But it won’t take us down the way you think.

Law librarians, junior associates, and CaseText breathed a sigh of relief last week. They still all have jobs.

An attorney in New York used ChatGPT to write an entire pleading. He didn’t edit it. Didn’t cite-check it. Just copied, pasted, and filed. Whoops.

As it turns out, the very obvious warning from the popular generative AI website is true: sometimes ChatGPT makes stuff up.

When confronted on the fabricated case law, both the lawyer and ChatGPT doubled down. The lawyer asked ChatGPT if the cases were real. After all, they had real citations to actual legal reporting services. ChatGPT assured the lawyer, who then assured the court they were real.

Of course, I wouldn’t be writing this article if the cases were real.

That attorney is now facing sanctions and disciplinary action, as is his entire law firm. This may be the first example of an AI platform causing a lawyer to lose their job.

How this Debacle is Shaping the Legal Landscape

In typical lawyer fashion, most law firms will not have any response to this news. If the managing attorneys at the firms even understand what ChatGPT is or the uses of generative AI, they will be in the minority.

But that has not stopped courts from responding. For example, one federal judge in Texas has already updated his courtroom rules, requiring lawyers to attest that they did not rely on generative AI to draft the pleadings, and that all of the citations in the pleadings are real. And this is likely just the beginning of how generative AI will change the legal landscape.

The next phase will be the clients and the large corporate firms. Some will want assurances that AI is not being used to handle their work. Other firms will pledge not to use AI. It will create a dichotomy in the legal landscape. Other lawyers, this one included, will begin and continue using generative AI to their advantage. They will lean into tools and services which can help them deliver legal services in less time, with greater profits and (hopefully) better results.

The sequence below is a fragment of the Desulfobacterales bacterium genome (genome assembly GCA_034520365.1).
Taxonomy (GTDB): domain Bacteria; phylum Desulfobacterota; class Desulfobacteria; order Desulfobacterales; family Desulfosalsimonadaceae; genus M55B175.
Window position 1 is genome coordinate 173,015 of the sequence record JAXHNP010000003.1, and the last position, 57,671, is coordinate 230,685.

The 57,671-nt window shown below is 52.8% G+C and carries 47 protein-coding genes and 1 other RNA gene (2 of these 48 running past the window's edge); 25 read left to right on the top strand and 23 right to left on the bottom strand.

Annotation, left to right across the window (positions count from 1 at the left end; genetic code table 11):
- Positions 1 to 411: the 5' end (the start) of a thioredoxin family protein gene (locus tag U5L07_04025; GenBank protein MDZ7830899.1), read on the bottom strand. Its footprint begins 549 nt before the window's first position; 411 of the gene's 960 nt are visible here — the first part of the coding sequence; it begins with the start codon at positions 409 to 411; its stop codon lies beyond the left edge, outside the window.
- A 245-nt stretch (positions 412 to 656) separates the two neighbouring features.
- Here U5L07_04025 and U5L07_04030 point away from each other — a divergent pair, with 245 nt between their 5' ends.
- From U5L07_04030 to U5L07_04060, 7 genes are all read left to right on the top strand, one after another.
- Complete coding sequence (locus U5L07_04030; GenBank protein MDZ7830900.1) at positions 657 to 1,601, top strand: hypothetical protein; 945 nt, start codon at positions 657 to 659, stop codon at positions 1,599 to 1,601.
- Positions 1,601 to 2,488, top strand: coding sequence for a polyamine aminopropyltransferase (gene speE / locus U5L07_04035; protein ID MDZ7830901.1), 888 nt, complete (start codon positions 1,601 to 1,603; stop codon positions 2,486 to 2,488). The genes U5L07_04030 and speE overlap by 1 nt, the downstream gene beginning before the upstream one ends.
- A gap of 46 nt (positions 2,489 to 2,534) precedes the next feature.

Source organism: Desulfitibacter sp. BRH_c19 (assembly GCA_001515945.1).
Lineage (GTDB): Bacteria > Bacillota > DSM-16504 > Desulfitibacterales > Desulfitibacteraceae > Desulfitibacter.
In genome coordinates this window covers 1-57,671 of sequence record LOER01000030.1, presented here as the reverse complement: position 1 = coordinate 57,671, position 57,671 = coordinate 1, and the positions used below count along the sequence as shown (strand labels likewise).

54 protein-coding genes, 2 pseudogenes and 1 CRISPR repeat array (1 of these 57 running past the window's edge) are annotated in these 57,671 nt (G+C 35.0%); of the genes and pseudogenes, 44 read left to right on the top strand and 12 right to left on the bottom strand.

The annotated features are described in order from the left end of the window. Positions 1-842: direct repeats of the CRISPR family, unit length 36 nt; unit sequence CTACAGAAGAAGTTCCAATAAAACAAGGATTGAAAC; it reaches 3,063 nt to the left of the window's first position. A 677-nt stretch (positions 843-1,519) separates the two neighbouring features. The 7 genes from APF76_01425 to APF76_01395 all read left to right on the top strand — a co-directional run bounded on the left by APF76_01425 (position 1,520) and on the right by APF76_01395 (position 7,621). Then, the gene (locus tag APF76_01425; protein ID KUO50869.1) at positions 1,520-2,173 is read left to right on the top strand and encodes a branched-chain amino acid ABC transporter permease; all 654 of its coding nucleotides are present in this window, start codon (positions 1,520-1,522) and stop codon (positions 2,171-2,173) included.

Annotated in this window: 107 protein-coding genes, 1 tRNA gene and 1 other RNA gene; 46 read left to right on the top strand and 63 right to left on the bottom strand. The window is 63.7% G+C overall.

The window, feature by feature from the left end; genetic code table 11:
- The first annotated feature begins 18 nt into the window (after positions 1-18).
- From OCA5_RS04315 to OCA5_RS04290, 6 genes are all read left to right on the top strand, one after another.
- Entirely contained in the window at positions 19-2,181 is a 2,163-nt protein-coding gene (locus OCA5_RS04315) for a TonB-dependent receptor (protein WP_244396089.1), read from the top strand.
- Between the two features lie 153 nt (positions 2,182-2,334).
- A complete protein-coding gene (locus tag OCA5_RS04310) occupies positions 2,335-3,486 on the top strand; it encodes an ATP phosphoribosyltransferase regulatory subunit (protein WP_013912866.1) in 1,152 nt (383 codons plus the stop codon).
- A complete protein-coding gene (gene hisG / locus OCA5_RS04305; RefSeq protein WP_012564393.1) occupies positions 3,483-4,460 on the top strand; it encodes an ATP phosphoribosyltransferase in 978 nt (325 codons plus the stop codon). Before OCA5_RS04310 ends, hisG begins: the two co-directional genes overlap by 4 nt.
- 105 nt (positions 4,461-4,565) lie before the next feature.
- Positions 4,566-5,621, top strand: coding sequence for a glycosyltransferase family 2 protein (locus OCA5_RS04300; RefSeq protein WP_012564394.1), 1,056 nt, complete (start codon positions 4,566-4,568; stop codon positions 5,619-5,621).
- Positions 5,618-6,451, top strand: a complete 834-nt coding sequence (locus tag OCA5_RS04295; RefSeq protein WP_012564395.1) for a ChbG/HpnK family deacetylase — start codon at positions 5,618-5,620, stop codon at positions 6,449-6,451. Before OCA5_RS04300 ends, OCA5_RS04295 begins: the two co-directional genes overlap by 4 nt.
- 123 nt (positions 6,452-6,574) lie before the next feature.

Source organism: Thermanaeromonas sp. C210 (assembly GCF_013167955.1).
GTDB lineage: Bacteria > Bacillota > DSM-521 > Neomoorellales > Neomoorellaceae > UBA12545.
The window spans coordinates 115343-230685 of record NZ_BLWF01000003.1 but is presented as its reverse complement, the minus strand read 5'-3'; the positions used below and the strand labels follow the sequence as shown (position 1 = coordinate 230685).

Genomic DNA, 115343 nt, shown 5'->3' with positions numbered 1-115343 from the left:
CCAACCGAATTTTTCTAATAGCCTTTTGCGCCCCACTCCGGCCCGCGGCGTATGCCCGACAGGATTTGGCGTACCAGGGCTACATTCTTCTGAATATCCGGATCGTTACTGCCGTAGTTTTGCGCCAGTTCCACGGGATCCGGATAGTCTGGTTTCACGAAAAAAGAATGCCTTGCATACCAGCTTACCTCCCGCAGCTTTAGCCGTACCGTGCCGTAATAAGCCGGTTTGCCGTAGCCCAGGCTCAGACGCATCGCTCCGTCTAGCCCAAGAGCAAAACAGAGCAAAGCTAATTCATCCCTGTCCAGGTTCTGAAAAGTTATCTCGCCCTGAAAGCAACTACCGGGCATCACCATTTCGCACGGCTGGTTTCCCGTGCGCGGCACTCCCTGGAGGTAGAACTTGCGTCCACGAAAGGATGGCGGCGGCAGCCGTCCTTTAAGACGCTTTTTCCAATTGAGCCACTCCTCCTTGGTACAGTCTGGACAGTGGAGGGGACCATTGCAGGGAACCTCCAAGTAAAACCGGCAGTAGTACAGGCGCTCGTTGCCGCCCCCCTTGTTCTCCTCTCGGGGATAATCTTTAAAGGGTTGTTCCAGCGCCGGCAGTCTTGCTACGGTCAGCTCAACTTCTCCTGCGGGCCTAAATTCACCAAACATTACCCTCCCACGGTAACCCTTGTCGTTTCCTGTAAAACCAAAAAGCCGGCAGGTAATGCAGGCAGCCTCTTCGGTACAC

Understanding AI will Soon be an Ethical Requirement

The Model Rules of Professional Conduct require lawyers to be competent in the areas of law they practice. The comments to Rule 1.1 speaks to technological competence:

To maintain the requisite knowledge and skill, a lawyer should keep abreast of changes in the law and its practice, including the benefits and risks associated with relevant technology, engage in continuing study and education and comply with all continuing legal education requirements to which the lawyer is subject.

While no lawyers will face discipline for simply not using or caring about AI, the misuse, as we have already seen, will be grounds for discipline, and likely will constitute a violation of Rule 1.1.

Before the pandemic, this technological competence set the floor for understanding social media and cloud computing. Since then, cloud computing has become table stakes, with cyber security coming to the forefront. As generative AI tools, especially those targeted to lawyers, grow, understanding them and the associated dangers will be the new norm.

How Lawyers Can Effectively and Ethically Use AI Today

From LexisNexis to CaseText and even some practice management systems, almost every SaaS platform for lawyers is working on an AI component. There are drafting tools and plugins specifically targeted and sold to lawyers.

These tools can save time, reduce client costs, and increase efficiency and accuracy. As long as you’re not an idiot.

If you’re like me, you hate staring at a blank page. This is really where generative AI shines. It can take you from a blank page to a written document. Even if you end up editing 95% of the document, sometimes that little nudge is enough to get you started. To that end, I have used generative AI to do a lot of demand letters and email responses to opposing counsel. The key is never to use real names or disclose identifiable information.

Generative AI is just one piece of the AI puzzle that lawyers will confront in the coming months and years. AI will help us with discovery review, reviewing lengthy form contracts, and handling our schedule. And if we are not ready, we will get left in the digital dust.

Are you using AI in your practice? Would you care if your lawyer did? Let us know in the comments.


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